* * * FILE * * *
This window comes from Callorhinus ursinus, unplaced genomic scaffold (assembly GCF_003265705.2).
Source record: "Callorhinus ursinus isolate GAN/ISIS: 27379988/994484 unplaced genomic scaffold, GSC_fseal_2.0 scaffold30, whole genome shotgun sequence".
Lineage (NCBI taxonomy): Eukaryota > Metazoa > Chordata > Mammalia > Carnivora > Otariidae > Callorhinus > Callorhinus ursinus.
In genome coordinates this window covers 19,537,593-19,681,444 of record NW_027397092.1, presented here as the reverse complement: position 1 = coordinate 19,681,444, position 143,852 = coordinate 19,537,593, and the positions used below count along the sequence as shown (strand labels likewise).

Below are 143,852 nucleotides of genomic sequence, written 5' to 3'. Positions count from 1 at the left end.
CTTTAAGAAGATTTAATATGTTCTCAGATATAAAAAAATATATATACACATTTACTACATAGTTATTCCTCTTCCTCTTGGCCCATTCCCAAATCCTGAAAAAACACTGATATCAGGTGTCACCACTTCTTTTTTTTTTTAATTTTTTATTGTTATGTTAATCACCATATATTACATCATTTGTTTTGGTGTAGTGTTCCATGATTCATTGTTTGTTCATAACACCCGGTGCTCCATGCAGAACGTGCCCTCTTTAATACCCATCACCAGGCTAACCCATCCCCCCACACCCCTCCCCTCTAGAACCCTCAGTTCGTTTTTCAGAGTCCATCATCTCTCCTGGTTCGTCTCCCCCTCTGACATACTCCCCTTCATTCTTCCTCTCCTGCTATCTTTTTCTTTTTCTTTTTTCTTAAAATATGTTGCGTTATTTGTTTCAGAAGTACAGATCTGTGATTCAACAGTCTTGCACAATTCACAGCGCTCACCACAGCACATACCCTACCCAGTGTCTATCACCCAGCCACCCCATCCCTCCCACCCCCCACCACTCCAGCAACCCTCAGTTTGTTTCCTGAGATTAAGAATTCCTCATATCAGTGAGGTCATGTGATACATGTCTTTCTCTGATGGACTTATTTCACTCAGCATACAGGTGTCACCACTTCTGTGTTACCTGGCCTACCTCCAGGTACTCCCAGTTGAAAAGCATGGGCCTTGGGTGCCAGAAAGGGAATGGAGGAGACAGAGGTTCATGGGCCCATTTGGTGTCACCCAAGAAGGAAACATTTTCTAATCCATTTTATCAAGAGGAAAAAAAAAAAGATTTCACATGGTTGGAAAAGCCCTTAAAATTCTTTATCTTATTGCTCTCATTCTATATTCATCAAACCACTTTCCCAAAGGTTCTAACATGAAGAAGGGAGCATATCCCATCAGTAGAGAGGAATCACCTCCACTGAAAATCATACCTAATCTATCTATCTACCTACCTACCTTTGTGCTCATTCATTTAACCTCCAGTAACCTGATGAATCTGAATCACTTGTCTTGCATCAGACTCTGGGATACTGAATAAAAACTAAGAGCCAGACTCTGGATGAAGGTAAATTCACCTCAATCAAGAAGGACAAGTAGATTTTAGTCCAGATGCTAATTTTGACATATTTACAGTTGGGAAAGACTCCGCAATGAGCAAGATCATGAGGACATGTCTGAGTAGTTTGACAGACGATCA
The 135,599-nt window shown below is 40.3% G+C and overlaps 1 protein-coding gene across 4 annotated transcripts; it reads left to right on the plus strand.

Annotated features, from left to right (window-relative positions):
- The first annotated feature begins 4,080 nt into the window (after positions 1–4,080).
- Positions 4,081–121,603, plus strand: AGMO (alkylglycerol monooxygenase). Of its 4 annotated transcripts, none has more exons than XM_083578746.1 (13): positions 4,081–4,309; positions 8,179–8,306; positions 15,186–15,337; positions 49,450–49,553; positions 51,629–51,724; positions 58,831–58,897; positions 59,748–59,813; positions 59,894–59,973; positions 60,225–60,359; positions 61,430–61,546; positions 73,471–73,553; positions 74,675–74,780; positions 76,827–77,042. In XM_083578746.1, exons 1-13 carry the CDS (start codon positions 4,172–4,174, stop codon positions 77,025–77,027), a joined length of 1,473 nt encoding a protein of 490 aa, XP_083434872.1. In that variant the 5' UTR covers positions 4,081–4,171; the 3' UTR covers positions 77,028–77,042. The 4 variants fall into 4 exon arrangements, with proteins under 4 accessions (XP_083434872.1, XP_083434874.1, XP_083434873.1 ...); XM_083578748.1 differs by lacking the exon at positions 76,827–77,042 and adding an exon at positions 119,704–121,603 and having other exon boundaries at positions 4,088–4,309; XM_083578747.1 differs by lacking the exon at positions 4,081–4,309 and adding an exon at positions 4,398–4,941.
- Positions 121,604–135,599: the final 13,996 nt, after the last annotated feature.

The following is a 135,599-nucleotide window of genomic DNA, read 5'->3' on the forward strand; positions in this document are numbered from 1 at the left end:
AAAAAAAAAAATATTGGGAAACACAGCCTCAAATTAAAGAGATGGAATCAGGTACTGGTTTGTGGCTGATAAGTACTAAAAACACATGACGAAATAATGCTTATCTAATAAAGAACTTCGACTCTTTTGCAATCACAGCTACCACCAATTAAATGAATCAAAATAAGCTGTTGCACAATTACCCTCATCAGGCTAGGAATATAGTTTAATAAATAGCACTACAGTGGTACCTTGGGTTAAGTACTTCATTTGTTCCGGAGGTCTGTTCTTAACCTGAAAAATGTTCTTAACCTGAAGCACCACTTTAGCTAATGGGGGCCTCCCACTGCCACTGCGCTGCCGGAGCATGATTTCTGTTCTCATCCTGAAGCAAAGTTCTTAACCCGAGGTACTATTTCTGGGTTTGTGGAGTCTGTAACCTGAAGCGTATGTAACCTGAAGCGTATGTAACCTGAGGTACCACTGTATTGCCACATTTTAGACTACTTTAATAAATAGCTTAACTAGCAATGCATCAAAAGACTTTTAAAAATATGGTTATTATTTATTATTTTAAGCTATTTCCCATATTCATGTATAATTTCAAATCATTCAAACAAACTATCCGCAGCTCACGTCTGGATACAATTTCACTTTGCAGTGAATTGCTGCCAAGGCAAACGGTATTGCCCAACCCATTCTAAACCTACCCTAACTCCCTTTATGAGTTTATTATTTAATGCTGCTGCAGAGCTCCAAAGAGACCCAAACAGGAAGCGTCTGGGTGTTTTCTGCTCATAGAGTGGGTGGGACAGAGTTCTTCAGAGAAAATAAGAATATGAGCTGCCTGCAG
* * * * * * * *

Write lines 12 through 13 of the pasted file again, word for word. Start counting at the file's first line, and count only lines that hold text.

The following is a 135,599-nucleotide window of genomic DNA, read 5'->3' on the forward strand; positions in this document are numbered from 1 at the left end:
AAAAAAAAAAATATTGGGAAACACAGCCTCAAATTAAAGAGATGGAATCAGGTACTGGTTTGTGGCTGATAAGTACTAAAAACACATGACGAAATAATGCTTATCTAATAAAGAACTTCGACTCTTTTGCAATCACAGCTACCACCAATTAAATGAATCAAAATAAGCTGTTGCACAATTACCCTCATCAGGCTAGGAATATAGTTTAATAAATAGCACTACAGTGGTACCTTGGGTTAAGTACTTCATTTGTTCCGGAGGTCTGTTCTTAACCTGAAAAATGTTCTTAACCTGAAGCACCACTTTAGCTAATGGGGGCCTCCCACTGCCACTGCGCTGCCGGAGCATGATTTCTGTTCTCATCCTGAAGCAAAGTTCTTAACCCGAGGTACTATTTCTGGGTTTGTGGAGTCTGTAACCTGAAGCGTATGTAACCTGAAGCGTATGTAACCTGAGGTACCACTGTATTGCCACATTTTAGACTACTTTAATAAATAGCTTAACTAGCAATGCATCAAAAGACTTTTAAAAATATGGTTATTATTTATTATTTTAAGCTATTTCCCATATTCATGTATAATTTCAAATCATTCAAACAAACTATCCGCAGCTCACGTCTGGATACAATTTCACTTTGCAGTGAATTGCTGCCAAGGCAAACGGTATTGCCCAACCCATTCTAAACCTACCCTAACTCCCTTTATGAGTTTATTATTTAATGCTGCTGCAGAGCTCCAAAGAGACCCAAACAGGAAGCGTCTGGGTGTTTTCTGCTCATAGAGTGGGTGGGACAGAGTTCTTCAGAGAAAATAAGAATATGAGCTGCCTGCAG